2. A police or judicial authority of an EU Member State, or Europol or Eurojust, may request, within its mandate, access to PNR or relevant analytical information obtained from PNR that are necessary in a specific case to prevent, detect, investigate, or prosecute within the European Union terrorist offences and related crimes or transnational crime as described in Article 4(1)(b). DHS shall, subject to the agreements and arrangements noted in paragraph 1 of this Article, provide such information.

3. Pursuant to paragraphs 1 and 2 of this Article, DHS shall share PNR only following a careful assessment of the following safeguards:

(a) Exclusively as consistent with Article 4;

(b) Only when acting in furtherance of the uses outlined in Article 4; and

(c) Receiving authorities shall afford to PNR equivalent or comparable safeguards as set out in this Agreement.

4. When transferring analytical information obtained from PNR under this Agreement, the safeguards set forth in paragraphs 1 to 3 of this Article shall be respected.

CHAPTER IV

IMPLEMENTING AND FINAL PROVISIONS

Article 19

Adequacy

In consideration of this Agreement and its implementation, DHS shall be deemed to provide, within the meaning of relevant EU data protection law, an adequate level of protection for PNR processing and use. In this respect, carriers which have provided PNR to DHS in compliance with this Agreement shall be deemed to have complied with applicable legal requirements in the EU related to the transfer of such data from the EU to the United States.

Article 20

Reciprocity

1. The Parties shall actively promote the cooperation of carriers within their respective jurisdictions with any PNR system operating or as may be adopted in the other’s jurisdiction, consistent with this Agreement.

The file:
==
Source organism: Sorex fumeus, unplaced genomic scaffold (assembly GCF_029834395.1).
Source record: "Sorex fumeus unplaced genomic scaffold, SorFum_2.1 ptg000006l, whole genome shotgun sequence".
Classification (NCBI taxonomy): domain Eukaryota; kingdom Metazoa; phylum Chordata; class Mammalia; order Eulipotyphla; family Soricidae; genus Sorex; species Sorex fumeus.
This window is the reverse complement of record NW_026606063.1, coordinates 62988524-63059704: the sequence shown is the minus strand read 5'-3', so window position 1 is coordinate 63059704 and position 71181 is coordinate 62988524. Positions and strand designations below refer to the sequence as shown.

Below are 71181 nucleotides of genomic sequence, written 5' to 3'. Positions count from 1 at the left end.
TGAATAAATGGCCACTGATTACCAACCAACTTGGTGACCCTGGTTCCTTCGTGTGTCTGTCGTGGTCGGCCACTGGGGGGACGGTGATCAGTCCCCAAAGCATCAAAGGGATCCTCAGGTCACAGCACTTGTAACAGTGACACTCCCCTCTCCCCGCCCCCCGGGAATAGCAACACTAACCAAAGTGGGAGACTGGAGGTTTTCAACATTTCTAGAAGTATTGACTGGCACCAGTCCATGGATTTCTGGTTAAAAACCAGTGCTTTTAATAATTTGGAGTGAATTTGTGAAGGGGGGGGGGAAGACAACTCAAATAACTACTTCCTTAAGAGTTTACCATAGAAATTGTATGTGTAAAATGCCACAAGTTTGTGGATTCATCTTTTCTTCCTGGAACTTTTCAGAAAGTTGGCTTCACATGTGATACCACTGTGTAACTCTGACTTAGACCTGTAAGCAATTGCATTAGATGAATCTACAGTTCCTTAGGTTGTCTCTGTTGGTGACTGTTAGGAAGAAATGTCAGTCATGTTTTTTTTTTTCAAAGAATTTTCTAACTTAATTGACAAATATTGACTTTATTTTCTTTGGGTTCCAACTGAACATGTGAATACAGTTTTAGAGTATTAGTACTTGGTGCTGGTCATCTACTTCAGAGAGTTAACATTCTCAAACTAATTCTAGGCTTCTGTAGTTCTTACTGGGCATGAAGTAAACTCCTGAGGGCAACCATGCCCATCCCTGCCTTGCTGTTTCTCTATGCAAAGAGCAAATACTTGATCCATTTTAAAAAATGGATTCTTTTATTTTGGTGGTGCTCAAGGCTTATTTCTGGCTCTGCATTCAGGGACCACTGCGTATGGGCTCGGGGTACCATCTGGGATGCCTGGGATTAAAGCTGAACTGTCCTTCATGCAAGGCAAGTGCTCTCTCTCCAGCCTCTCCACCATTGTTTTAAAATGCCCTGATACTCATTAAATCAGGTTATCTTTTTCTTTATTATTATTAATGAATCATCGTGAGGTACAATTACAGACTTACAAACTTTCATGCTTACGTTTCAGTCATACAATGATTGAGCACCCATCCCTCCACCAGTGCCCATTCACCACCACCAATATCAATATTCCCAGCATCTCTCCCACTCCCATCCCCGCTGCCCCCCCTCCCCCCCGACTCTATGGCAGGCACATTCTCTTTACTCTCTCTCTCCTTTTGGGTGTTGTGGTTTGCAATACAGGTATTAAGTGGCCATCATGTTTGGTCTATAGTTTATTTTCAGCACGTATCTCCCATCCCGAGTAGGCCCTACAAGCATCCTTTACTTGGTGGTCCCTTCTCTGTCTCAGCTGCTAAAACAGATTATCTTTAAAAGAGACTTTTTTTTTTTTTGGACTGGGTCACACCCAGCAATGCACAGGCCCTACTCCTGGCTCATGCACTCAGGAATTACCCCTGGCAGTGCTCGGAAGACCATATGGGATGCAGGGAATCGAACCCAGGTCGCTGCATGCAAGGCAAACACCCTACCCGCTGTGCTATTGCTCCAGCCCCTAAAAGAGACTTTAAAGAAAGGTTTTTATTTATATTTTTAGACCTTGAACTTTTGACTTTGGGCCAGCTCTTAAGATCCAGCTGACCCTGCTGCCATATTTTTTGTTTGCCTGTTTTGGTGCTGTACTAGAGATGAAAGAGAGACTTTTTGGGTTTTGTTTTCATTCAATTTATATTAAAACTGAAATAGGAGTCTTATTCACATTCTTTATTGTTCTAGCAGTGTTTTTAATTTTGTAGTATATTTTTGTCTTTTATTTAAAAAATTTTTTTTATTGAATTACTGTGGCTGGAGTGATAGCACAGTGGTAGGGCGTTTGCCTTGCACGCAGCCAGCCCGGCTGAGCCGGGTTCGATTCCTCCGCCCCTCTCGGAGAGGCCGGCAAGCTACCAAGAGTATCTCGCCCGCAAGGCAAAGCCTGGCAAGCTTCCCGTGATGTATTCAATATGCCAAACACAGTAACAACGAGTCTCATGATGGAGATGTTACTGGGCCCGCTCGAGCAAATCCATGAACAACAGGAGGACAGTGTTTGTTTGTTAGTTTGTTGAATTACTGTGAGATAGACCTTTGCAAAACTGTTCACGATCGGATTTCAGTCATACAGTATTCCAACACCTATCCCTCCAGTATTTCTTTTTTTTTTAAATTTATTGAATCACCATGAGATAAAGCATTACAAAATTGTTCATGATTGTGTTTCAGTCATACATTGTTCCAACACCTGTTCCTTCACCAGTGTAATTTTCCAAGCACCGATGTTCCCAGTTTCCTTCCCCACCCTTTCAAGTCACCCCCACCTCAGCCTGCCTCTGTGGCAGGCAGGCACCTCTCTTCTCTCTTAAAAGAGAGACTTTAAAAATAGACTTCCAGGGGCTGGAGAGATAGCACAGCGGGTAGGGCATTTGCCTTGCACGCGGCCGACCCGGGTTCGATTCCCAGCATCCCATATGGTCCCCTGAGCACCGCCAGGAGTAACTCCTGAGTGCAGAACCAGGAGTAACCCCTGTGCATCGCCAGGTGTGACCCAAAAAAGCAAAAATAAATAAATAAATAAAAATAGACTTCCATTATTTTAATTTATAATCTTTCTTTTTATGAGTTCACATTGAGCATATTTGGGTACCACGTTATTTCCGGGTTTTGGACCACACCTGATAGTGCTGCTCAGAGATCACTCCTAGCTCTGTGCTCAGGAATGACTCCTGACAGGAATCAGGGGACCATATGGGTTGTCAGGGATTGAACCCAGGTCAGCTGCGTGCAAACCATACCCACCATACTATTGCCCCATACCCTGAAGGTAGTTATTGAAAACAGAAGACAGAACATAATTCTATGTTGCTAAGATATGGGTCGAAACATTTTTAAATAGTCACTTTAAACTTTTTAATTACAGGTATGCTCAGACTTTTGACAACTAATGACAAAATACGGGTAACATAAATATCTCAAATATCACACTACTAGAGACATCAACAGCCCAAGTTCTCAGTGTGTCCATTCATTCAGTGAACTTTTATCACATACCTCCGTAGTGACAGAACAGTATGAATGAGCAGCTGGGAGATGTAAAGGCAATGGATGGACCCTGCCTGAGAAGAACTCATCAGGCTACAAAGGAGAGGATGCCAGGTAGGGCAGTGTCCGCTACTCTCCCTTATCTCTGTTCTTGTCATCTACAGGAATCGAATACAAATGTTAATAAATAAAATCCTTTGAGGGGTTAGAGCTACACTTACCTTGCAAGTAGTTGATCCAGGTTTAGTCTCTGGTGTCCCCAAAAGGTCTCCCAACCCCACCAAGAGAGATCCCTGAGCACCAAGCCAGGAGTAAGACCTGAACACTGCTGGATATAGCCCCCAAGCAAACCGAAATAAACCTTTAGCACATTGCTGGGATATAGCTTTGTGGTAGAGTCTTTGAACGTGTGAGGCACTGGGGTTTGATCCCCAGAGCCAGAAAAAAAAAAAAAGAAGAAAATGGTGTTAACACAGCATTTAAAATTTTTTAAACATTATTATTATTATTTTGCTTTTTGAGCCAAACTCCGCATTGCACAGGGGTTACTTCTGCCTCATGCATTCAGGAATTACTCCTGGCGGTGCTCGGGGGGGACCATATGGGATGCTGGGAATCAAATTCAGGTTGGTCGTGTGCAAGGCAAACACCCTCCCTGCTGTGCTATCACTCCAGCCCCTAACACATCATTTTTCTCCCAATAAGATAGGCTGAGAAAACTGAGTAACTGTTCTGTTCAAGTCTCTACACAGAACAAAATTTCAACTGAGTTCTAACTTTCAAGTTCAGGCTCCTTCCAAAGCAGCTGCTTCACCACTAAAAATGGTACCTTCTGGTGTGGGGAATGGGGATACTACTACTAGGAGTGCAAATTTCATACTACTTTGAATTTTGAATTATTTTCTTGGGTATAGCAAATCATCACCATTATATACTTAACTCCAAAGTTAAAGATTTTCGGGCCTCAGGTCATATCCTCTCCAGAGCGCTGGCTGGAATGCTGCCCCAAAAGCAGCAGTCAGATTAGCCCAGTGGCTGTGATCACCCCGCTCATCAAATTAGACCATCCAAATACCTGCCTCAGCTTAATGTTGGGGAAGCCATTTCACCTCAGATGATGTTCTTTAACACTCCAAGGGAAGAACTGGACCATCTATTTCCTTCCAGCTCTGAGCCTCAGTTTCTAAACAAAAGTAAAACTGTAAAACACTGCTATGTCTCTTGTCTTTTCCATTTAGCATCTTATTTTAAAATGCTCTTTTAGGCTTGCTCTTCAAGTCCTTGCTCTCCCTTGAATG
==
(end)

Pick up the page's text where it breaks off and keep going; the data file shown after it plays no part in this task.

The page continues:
2. Given that the establishment of an EU PNR system could have a material effect on the Parties’ obligations under this Agreement, if and when an EU PNR system is adopted, the Parties shall consult to determine whether this Agreement would need to be adjusted accordingly to ensure full reciprocity. Such consultations shall in particular examine whether any future EU PNR system would apply less stringent data protection standards than those provided for in this Agreement, and whether, therefore, this Agreement should be amended.

Article 21

Implementation and non-derogation

1. This Agreement shall not create or confer, under US law, any right or benefit on any person or entity, private or public. Each Party shall ensure that the provisions of this Agreement are properly implemented.

2. Nothing in this Agreement shall derogate from existing obligations of the United States and EU Member States, including under the Agreement on Mutual Legal Assistance between the European Union and the United States of 25 June 2003 and the related bilateral mutual legal assistance instruments between the United States and EU Member States.

Article 22

Notification of changes in domestic law

The Parties shall advise each other regarding the enactment of any legislation that materially affects the implementation of this Agreement.

Article 23

Review and evaluation

1. The Parties shall jointly review the implementation of this Agreement one year after its entry into force and regularly thereafter as jointly agreed. Further, the Parties shall jointly evaluate this Agreement four years after its entry into force.